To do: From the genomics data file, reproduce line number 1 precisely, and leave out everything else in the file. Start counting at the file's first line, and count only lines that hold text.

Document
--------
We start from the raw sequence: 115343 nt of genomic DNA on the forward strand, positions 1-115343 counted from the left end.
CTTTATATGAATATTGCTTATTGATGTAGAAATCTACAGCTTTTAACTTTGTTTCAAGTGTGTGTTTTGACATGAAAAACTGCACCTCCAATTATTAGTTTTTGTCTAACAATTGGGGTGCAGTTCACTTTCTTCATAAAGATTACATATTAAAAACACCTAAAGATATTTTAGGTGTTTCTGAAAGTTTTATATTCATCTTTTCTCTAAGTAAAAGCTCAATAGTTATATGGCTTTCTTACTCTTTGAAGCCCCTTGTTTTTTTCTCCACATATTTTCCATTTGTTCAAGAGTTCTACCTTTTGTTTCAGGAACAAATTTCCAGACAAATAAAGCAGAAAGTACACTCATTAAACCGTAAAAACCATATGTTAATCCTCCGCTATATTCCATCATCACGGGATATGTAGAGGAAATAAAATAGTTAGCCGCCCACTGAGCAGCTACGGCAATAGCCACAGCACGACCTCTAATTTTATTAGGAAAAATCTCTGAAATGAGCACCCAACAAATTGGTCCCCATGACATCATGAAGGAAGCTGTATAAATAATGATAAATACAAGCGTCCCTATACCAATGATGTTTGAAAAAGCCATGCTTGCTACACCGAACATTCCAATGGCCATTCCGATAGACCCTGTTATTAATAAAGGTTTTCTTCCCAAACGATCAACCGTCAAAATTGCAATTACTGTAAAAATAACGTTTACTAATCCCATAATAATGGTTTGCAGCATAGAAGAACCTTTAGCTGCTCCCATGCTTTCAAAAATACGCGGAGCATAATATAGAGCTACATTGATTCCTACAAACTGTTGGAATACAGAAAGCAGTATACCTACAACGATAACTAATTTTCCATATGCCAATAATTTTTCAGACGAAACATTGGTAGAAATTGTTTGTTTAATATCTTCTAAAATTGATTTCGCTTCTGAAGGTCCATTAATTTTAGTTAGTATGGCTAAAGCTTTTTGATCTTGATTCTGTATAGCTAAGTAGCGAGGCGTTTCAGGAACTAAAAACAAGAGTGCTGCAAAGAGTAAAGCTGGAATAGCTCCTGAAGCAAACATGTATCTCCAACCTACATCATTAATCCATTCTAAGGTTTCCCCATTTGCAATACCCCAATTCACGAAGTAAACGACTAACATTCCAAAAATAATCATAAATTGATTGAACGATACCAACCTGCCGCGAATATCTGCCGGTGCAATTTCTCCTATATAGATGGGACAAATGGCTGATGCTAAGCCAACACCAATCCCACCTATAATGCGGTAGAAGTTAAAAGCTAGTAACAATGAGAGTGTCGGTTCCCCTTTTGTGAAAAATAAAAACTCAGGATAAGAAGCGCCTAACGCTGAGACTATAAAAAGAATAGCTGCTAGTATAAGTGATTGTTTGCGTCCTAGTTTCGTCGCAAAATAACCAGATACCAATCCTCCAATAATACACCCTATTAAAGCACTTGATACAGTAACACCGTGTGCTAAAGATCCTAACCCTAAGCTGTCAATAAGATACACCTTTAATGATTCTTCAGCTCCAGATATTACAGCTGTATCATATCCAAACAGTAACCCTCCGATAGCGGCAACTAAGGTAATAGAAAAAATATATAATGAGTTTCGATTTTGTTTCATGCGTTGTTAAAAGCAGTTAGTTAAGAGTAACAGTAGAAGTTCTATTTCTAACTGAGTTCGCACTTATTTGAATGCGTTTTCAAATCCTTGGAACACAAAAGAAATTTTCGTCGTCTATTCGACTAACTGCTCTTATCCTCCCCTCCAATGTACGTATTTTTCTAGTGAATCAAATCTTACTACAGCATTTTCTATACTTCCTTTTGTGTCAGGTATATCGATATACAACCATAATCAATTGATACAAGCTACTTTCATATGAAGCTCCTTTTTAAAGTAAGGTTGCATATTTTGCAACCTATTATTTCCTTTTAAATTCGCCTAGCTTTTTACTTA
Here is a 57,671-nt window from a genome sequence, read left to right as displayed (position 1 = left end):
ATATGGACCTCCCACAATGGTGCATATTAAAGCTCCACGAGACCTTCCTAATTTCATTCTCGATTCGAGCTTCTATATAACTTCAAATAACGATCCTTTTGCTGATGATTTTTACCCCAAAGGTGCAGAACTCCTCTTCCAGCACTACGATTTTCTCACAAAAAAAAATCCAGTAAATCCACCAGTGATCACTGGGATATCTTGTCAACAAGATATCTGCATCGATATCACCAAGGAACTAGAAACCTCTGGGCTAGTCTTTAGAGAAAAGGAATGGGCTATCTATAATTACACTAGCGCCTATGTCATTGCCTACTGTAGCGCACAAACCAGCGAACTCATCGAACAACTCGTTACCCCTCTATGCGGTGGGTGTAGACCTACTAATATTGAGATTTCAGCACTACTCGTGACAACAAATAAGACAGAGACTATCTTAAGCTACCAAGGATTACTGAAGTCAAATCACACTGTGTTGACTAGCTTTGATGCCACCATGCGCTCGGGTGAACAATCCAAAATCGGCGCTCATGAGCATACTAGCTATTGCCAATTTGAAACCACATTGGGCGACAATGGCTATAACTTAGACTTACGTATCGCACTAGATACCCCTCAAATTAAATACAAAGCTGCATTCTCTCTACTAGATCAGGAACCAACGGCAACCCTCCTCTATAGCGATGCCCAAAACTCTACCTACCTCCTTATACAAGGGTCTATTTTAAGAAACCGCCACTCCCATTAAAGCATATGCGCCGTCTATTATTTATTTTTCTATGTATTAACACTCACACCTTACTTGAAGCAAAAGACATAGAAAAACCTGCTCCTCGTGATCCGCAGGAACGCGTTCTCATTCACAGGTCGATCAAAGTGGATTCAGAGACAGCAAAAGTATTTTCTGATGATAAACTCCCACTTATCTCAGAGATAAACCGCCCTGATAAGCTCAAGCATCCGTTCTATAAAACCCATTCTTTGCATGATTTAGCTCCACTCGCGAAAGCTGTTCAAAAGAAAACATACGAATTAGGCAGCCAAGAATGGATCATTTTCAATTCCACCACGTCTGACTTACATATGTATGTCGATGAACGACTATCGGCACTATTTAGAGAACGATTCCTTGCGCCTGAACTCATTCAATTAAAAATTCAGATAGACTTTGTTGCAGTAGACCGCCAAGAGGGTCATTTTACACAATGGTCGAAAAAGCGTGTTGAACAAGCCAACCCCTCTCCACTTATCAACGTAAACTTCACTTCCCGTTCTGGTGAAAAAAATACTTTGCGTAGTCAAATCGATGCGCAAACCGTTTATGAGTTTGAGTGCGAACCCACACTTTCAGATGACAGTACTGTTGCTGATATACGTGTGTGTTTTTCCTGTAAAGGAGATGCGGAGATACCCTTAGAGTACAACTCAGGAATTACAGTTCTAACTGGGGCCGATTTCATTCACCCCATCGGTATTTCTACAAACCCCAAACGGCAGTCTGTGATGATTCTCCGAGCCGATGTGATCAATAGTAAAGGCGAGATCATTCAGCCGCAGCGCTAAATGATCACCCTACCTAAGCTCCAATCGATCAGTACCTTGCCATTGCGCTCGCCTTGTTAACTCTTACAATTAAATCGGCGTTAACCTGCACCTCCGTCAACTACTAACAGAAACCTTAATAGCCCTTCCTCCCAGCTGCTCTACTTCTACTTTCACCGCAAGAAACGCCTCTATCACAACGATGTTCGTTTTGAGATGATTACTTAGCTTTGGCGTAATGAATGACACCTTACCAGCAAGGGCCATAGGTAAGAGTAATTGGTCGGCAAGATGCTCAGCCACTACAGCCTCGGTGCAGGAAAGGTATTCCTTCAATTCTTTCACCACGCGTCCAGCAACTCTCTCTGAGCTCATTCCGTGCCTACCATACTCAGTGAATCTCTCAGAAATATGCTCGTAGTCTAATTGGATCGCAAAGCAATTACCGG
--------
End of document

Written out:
We start from the raw sequence: 115343 nt of genomic DNA on the forward strand, positions 1-115343 counted from the left end.